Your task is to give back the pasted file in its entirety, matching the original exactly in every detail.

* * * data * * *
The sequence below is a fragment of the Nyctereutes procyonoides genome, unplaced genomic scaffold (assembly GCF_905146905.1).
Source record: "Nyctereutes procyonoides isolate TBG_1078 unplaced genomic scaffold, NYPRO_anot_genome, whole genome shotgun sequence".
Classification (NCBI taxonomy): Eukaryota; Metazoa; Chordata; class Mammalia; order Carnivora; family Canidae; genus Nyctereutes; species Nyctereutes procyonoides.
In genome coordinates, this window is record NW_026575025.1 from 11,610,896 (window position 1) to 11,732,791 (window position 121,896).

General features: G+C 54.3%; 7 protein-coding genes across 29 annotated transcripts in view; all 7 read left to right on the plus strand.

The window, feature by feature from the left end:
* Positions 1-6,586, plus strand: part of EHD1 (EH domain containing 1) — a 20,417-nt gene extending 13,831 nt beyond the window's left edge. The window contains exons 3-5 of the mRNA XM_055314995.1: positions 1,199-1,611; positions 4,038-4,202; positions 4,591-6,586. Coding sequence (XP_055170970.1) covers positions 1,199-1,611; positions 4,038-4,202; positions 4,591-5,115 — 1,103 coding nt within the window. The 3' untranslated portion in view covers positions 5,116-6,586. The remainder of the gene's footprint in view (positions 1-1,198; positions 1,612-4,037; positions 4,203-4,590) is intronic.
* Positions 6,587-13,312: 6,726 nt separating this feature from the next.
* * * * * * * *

The sequence below is a fragment of the Nyctereutes procyonoides genome, unplaced genomic scaffold (assembly GCF_905146905.1).
Source record: "Nyctereutes procyonoides isolate TBG_1078 unplaced genomic scaffold, NYPRO_anot_genome, whole genome shotgun sequence".
Classification (NCBI taxonomy): Eukaryota; Metazoa; Chordata; class Mammalia; order Carnivora; family Canidae; genus Nyctereutes; species Nyctereutes procyonoides.
In genome coordinates, this window is record NW_026575025.1 from 11,610,896 (window position 1) to 11,732,791 (window position 121,896).

General features: G+C 54.3%; 7 protein-coding genes across 29 annotated transcripts in view; all 7 read left to right on the plus strand.

The window, feature by feature from the left end:
* Positions 1-6,586, plus strand: part of EHD1 (EH domain containing 1) — a 20,417-nt gene extending 13,831 nt beyond the window's left edge. The window contains exons 3-5 of the mRNA XM_055314995.1: positions 1,199-1,611; positions 4,038-4,202; positions 4,591-6,586. Coding sequence (XP_055170970.1) covers positions 1,199-1,611; positions 4,038-4,202; positions 4,591-5,115 — 1,103 coding nt within the window. The 3' untranslated portion in view covers positions 5,116-6,586. The remainder of the gene's footprint in view (positions 1-1,198; positions 1,612-4,037; positions 4,203-4,590) is intronic.
* Positions 6,587-13,312: 6,726 nt separating this feature from the next.